Of course clusters should be international

02/08/12

Of course clusters should be international

The cluster world has put on the global glasses, because today, internationalisation is a must if Danish companies are to thrive and grow. And cross-border collaboration pays off – even for the clusters, both Michael Nedergaard of Alucluster and Philip Stankovski of Cluster 55 believe.

by Trine Vu
 

Læs om Cluster 55

”In Denmark it is not profitable that everybody looks after their own affairs. Internationalisation is very important for the industrial companies in this country, and as a cluster, we can contribute to initiating projects and pushing development, so that the companies succeed”, says Michael Nedergaard, Manager of Alucluster.

Alucluster is Denmark’s national knowledge centre for aluminium and has recently entered into close collaboration with two German clusters in Bavaria. This collaboration is to pave the way for the member companies of Alucluster being able to deliver products to the German automobile and aviation industry.

The collaboration with the clusters in Bavaria is the result of a personal meeting between cluster actors in Denmark and Germany, respectively and it is based on both parties having a need, Michael Nedergaard explains:

”It is of the utmost importance that both parties have an interest in the collaboration. In our collaboration with the German clusters, the Germans need sub-suppliers to keep their production running, and we, on the other hand, have a desire to get our exports up and running.”

Michael Nedergaard feels that to a large extent, the internationalisation of clusters is about how to strengthen European collaborations in general.

”In Europe, we cannot compete with the Chinese on prices, but fortunately, we are capable of many other things, which we are to strengthen through close collaboration. There is no doubt that collaboration and knowledge sharing is the road to take for Europe”, Michael Nedergaard says.

 

Personal relations

Alucluster’s German collaboration began with a personal meeting, and according to both Michael Nedergaard and network responsible Philip Stankovski of Cluster 55 exactly this kind of personal relations plays an important role in cluster collaboration – not least when it comes to international collaboration.

”First and foremost, collaboration is about creating trust between people. Regardless of whom one collaborates with, trust is number one. Collaboration is when individuals meet and build up a certain confidence. People often think that international collaboration is very expensive, because it requires a lot of travelling. But there is no other way. It is very important to invest the time and resources in the personal meeting”, Philip Stankovski says.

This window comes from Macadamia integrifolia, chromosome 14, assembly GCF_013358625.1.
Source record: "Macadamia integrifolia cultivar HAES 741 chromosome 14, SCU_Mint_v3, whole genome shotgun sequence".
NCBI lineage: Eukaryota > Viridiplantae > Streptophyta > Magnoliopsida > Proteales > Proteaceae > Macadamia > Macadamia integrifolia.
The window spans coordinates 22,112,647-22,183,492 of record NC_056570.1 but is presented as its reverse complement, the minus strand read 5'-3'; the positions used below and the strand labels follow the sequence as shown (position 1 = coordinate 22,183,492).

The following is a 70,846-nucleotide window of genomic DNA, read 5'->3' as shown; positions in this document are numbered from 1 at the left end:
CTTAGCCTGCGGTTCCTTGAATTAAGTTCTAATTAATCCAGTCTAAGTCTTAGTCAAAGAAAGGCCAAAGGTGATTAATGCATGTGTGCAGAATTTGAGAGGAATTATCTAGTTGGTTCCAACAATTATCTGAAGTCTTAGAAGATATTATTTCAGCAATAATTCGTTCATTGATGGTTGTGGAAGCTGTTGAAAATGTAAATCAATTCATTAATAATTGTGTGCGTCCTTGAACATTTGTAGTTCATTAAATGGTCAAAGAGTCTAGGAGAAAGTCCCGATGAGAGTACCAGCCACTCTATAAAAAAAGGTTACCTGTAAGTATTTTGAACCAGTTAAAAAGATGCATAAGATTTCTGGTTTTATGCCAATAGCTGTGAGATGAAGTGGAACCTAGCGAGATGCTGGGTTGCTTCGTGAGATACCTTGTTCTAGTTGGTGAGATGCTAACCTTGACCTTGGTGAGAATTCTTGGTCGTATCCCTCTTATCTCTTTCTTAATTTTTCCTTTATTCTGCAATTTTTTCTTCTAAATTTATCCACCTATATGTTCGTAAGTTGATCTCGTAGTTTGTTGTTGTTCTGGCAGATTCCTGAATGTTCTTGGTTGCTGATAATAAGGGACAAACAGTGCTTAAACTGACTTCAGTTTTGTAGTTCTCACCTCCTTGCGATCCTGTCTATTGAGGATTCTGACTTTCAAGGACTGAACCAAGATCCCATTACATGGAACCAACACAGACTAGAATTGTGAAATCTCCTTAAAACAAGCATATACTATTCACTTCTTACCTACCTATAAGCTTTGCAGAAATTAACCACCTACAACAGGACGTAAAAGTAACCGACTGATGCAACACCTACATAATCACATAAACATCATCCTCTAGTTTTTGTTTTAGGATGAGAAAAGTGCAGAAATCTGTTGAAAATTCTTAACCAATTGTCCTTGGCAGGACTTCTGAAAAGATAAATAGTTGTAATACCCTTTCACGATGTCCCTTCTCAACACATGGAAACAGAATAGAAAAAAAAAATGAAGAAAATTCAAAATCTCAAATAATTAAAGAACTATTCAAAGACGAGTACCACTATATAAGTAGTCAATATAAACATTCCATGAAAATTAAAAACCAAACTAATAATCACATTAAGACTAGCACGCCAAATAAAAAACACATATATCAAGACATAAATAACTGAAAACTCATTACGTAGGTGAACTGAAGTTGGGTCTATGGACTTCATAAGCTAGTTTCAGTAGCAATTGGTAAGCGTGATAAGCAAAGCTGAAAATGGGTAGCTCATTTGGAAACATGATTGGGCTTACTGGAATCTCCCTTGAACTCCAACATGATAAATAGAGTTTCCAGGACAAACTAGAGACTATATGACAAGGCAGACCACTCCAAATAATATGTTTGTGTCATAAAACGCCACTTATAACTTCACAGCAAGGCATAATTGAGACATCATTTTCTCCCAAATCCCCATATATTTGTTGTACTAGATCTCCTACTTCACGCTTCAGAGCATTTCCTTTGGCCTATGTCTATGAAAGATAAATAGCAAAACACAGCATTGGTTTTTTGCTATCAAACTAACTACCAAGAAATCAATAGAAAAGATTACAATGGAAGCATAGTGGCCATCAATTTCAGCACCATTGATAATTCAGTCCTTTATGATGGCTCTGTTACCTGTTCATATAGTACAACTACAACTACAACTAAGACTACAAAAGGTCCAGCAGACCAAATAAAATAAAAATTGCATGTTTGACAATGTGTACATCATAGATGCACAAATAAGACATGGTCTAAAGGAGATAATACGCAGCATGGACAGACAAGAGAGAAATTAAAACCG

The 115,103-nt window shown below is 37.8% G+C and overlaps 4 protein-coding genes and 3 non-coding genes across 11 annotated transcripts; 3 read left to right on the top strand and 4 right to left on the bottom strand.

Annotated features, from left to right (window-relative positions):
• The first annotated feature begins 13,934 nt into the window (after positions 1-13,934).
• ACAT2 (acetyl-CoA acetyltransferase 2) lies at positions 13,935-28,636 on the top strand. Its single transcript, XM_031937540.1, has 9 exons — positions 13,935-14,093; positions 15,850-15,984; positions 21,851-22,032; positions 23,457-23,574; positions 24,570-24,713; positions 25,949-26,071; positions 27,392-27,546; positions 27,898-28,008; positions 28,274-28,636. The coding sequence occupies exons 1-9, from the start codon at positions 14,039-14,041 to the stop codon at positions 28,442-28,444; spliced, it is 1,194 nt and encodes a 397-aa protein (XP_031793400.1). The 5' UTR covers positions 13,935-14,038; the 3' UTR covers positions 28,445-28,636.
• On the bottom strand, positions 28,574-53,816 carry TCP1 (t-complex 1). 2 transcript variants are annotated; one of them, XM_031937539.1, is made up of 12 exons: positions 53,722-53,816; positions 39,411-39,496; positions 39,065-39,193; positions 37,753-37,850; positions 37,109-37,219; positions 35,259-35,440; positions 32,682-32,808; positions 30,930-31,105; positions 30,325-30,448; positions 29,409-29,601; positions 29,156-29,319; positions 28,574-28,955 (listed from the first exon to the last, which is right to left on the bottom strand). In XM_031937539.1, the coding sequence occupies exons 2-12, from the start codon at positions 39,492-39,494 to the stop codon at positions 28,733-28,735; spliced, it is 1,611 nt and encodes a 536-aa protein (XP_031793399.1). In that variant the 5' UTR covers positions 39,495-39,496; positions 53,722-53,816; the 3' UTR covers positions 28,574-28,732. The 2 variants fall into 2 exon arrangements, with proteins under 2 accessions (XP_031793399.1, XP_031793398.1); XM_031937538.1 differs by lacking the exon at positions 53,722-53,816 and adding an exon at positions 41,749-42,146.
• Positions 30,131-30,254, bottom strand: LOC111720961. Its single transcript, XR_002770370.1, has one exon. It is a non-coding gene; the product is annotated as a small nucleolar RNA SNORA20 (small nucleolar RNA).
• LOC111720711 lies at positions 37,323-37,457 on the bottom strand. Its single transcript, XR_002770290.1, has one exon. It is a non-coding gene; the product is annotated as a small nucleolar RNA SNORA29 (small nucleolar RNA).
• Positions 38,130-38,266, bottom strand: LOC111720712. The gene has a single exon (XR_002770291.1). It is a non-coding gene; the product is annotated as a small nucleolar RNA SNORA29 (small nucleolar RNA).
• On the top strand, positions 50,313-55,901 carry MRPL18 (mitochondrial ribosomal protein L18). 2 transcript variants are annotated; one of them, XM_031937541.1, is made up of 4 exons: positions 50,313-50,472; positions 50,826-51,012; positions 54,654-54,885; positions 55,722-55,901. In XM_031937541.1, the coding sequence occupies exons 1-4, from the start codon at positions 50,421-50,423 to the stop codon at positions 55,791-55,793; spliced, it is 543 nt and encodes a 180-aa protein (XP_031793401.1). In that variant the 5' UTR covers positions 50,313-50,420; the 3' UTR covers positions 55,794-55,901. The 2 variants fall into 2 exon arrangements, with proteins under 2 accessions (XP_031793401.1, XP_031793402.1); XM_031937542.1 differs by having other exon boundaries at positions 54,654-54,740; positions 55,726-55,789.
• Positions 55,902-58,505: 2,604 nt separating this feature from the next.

Michael Nedergaard agrees:

”The way in which we, as clusters, handle cross-border collaborations, is very important. You don’t just send an e-mail. We use a lot of time on personal contact and we sit down and discuss things thoroughly until we find common ground. Not least because of the cultural differences, it is of major importance.”

 

Language creates trust

Language is also an important ingredient when working with building trust in collaboration partners, Philip Stankovski believes, and thus, Cluster 55 communicates in several languages – Swedish, Norwegian, Danish, German, English, French and Mandarin.

”As an organisation you must be prepared for international collaboration. You must show that you are internationally oriented, and you can do so through language. With Cluster 55 most of the communication is in English, which is natural to us. Our website is in English, even if we are based in Denmark and Sweden, because being international is a part of our mind-set, and we have made it a part of our image”, Philip Stankovski says and adds that many clusters still do not have an English version of their website, which is a problem if their aim is international collaboration.

 

Every cluster – its way

Philip Stankovski explains that Cluster 55 always has an eye on the price when it comes to cluster collaboration:

”The purpose of cross-border cluster collaboration is making our member companies more competitive and finding new collaboration partners for our members. Focus is always on helping the member companies and the researchers, as this is what creates growth.”

But there is no secret recipe to internationalising a cluster, he believes.

”Every cluster must find its own way”, says Philip Stankovski.

 

Read about Cluster 55

Read about Alucluster